Target Centermass


Danish Antiterror Police Seize 9 Men, Mostly Young Muslims

Filed under: — Gunner @ 10:58 pm

Although it seems progress that the New York Times even included a mention of the suspects’ religion — you know, that peaceful one — in its headline, one must admit puzzlement at their “mostly” qualifier. Are they using it to draw a line on young or on Muslim? After all, the story that follows quickly points out the age range and religion of all the arrested men [emphasis added].

The Danish security police arrested nine suspects on Tuesday on suspicion of plotting a terrorist attack after surveillance showed that several of the men had collected bomb-making material, Justice Minister Lene Espersen said.

An antiterror squad carried out a raid in Vollsmose, a poor immigrant district in Odense, at 2 a.m. The suspects appeared at a closed hearing on Tuesday, where two were released and the others were charged with plotting acts of terrorism.

No details of a plot were released. Investigators said it was too early to know how far the suspects’ plans had progressed. “With the general terror situation, the Danish Security Intelligence Service didn’t want to run any unnecessary risk,” said Lars Findsen, the service’s director general.

Ms. Espersen said that nearly all nine were Danish citizens, and that Denmark was their likely target.

“This is what is most alarming: these are Danish citizens living in Denmark that have been plotting a terror attack in Denmark,” she said. Danish intelligence officials said the men were between 18 and 35 and were Muslims who appeared to have been recently radicalized. Nearly all lived in Vollsmose, which has 10,000 residents representing more than a dozen nationalities, and has grappled with youth violence, high unemployment and difficulties integrating its large Muslim community.

Politiken, a leading Danish newspaper, reported that of the nine arrested, five are of Palestinian origin, one is of Kurdish origin, one is a Danish convert to Islam and two are natives of Iraq.

Many young Muslims here were alienated by the publication in a Danish newspaper of caricatures lampooning the Prophet Muhammad. In response, Danish embassies were set ablaze in Muslim countries and Danish goods were boycotted.

Anti-Muslim sentiment has grown, as well, with the rise of the anti-immigrant Danish People’s Party, which holds 13 percent of the seats in Parliament. Its members have compared Muslims to “cancer cells.”

Imam Abu Bashar, a Muslim cleric in Odense, told The Associated Press that he feared Denmark might become a terrorist target because Osama bin Laden said he would punish the countries that have troops in Iraq.

“Denmark is on the list,” Imam Bashar said. “I am afraid of the message of Osama bin Laden, that he will do something against Denmark.”

Of course Denmark is on the target list for the radical Islamist. As a tip to the reader, the list reads as follows: the Earth.

As to the misleading headline, it may be a matter of a story evolving faster than a headline, or a case of sloppy headline writing that will soon be corrected. In any case, I elected to go ahead and grab a screen cap for kicks (click for larger version).

Mostly(?) Young Muslims


DMN to Rumsfeld: Do As We Say

Filed under: — Gunner @ 8:48 pm

… not as we do.

The lead editorial in yesterday’s Dallas Morning News was a scathing admonition to Defense Secretary Donald Rumsfeld which accused him of playing politics with the war in Iraq.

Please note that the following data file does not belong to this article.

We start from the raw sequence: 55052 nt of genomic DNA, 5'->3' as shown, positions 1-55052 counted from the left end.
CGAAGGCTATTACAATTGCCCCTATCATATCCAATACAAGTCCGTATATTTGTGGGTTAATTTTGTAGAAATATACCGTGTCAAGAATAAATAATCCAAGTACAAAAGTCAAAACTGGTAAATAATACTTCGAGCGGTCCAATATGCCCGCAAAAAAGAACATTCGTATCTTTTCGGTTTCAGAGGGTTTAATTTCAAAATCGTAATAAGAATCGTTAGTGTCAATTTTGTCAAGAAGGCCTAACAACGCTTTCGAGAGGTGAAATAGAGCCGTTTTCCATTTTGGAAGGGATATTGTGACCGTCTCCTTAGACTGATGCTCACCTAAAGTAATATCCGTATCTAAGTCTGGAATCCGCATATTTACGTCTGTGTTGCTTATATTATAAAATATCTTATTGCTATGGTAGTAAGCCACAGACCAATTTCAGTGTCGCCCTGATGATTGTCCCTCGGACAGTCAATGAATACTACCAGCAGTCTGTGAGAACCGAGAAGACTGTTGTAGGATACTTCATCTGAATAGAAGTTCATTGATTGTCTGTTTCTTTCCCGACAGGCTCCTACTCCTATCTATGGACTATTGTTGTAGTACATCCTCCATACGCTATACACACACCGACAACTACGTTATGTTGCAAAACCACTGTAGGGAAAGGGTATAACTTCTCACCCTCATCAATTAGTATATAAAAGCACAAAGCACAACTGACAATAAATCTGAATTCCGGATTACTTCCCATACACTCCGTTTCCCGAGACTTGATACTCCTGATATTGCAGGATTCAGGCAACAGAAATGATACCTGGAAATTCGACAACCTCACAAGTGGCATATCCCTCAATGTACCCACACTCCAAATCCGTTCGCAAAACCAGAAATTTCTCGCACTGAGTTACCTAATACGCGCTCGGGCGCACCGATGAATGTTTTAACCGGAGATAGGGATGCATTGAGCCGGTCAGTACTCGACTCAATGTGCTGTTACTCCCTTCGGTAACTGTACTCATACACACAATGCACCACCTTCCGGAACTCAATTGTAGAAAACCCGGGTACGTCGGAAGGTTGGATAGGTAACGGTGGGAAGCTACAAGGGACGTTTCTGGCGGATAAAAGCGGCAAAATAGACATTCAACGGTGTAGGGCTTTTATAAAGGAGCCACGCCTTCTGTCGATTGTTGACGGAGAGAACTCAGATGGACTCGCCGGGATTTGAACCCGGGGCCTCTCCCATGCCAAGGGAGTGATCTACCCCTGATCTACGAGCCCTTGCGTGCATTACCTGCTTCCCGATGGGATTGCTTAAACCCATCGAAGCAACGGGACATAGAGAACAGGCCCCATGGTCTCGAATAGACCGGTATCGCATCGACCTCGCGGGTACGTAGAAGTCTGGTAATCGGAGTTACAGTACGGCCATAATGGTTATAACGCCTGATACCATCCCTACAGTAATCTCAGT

Trying to put wind into the flagging sails of their Iraq policy, President Bush and Defense Secretary Donald Rumsfeld played good cop-bad cop in speeches to the American Legion convention this week. Yesterday Mr. Bush said of war critics, “Many of these folks are sincere and they’re patriotic, but they could not be more wrong.” But two days before, Mr. Rumsfeld portrayed journalists as fifth columnists and compared the administration’s opponents to appeasers of Adolf Hitler.

Given how badly the war is going and how even some leading conservatives are publicly questioning our mission in Iraq, the president has no choice but to go on the rhetorical offensive. But the defense secretary’s crude speech was, to put it with extreme delicacy, not helpful to the cause.

Invoking Hitler is designed not to invite understanding but to obscure it for the sake of manipulation. If it really is 1938 all over again, then there’s only one thing we can do: Go to war with all we’ve got. The Hitler analogy is not necessarily wrong, but it is so freighted with historical memory that it compels the war conclusion. It puts those who invoke it in the Churchill position, and portrays those who disagree as jelly-spined Chamberlains.

Mr. Rumsfeld also deployed a phalanx of straw men and allegations in an effort to discredit critics. Aside from the Cindy Sheehan crowd, who in this country is advocating that we should appease terrorists? What serious person is arguing that “America, not the enemy … is the source of the world’s troubles”?

The secretary also accused the news media of being more interested in dividing America than in uniting it, accusing journalists of having a “Blame America First” attitude. Singling out the messenger is an old and often successful strategy, but the dismal facts on the ground are really responsible for a majority of Americans losing faith in the Iraq war.

Mr. Bush is certainly correct that success in Iraq is vital to U.S. national security. Given the seriousness of the stakes, it is deeply dismaying to see the defense secretary playing partisan politics with a cause so critical.

America really does need unity of purpose to do right by Iraq. Mr. Rumsfeld’s simple-minded rhetoric surely will stoke the shrinking pro-war base, but it will do nothing to help win this war.